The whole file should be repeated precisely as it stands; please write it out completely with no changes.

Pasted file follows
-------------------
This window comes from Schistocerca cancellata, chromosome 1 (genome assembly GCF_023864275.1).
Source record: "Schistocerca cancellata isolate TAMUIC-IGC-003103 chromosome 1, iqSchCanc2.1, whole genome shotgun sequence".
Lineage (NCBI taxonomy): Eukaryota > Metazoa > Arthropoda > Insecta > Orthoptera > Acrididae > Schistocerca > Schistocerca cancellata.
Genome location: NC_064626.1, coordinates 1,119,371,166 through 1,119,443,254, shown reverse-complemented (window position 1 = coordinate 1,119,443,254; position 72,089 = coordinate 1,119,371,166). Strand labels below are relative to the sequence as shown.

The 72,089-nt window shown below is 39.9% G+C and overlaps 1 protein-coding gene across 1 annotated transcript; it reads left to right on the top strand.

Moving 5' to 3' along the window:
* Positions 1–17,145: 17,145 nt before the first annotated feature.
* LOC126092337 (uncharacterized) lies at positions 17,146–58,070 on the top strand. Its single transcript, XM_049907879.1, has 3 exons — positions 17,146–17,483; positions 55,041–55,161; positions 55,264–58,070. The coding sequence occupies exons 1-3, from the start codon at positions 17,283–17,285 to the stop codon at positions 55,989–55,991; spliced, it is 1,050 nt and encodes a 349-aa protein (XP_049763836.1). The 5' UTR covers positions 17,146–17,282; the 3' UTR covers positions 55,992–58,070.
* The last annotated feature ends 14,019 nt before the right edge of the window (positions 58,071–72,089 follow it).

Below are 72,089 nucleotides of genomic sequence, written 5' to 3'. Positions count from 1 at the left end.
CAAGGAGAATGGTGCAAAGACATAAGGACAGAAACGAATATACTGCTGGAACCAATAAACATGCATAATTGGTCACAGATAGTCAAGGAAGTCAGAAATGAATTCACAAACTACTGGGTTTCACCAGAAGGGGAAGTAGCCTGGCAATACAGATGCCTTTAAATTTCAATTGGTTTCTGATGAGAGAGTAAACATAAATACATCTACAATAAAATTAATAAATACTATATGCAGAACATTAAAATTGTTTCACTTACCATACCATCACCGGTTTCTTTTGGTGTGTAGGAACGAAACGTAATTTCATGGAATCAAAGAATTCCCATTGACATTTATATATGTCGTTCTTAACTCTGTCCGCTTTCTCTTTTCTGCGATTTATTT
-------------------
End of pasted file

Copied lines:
This window comes from Schistocerca cancellata, chromosome 1 (genome assembly GCF_023864275.1).
Source record: "Schistocerca cancellata isolate TAMUIC-IGC-003103 chromosome 1, iqSchCanc2.1, whole genome shotgun sequence".
Lineage (NCBI taxonomy): Eukaryota > Metazoa > Arthropoda > Insecta > Orthoptera > Acrididae > Schistocerca > Schistocerca cancellata.
Genome location: NC_064626.1, coordinates 1,119,371,166 through 1,119,443,254, shown reverse-complemented (window position 1 = coordinate 1,119,443,254; position 72,089 = coordinate 1,119,371,166). Strand labels below are relative to the sequence as shown.

The 72,089-nt window shown below is 39.9% G+C and overlaps 1 protein-coding gene across 1 annotated transcript; it reads left to right on the top strand.

Moving 5' to 3' along the window:
* Positions 1–17,145: 17,145 nt before the first annotated feature.
* LOC126092337 (uncharacterized) lies at positions 17,146–58,070 on the top strand. Its single transcript, XM_049907879.1, has 3 exons — positions 17,146–17,483; positions 55,041–55,161; positions 55,264–58,070. The coding sequence occupies exons 1-3, from the start codon at positions 17,283–17,285 to the stop codon at positions 55,989–55,991; spliced, it is 1,050 nt and encodes a 349-aa protein (XP_049763836.1). The 5' UTR covers positions 17,146–17,282; the 3' UTR covers positions 55,992–58,070.
* The last annotated feature ends 14,019 nt before the right edge of the window (positions 58,071–72,089 follow it).

Below are 72,089 nucleotides of genomic sequence, written 5' to 3'. Positions count from 1 at the left end.
CAAGGAGAATGGTGCAAAGACATAAGGACAGAAACGAATATACTGCTGGAACCAATAAACATGCATAATTGGTCACAGATAGTCAAGGAAGTCAGAAATGAATTCACAAACTACTGGGTTTCACCAGAAGGGGAAGTAGCCTGGCAATACAGATGCCTTTAAATTTCAATTGGTTTCTGATGAGAGAGTAAACATAAATACATCTACAATAAAATTAATAAATACTATATGCAGAACATTAAAATTGTTTCACTTACCATACCATCACCGGTTTCTTTTGGTGTGTAGGAACGAAACGTAATTTCATGGAATCAAAGAATTCCCATTGACATTTATATATGTCGTTCTTAACTCTGTCCGCTTTCTCTTTTCTGCGATTTATTT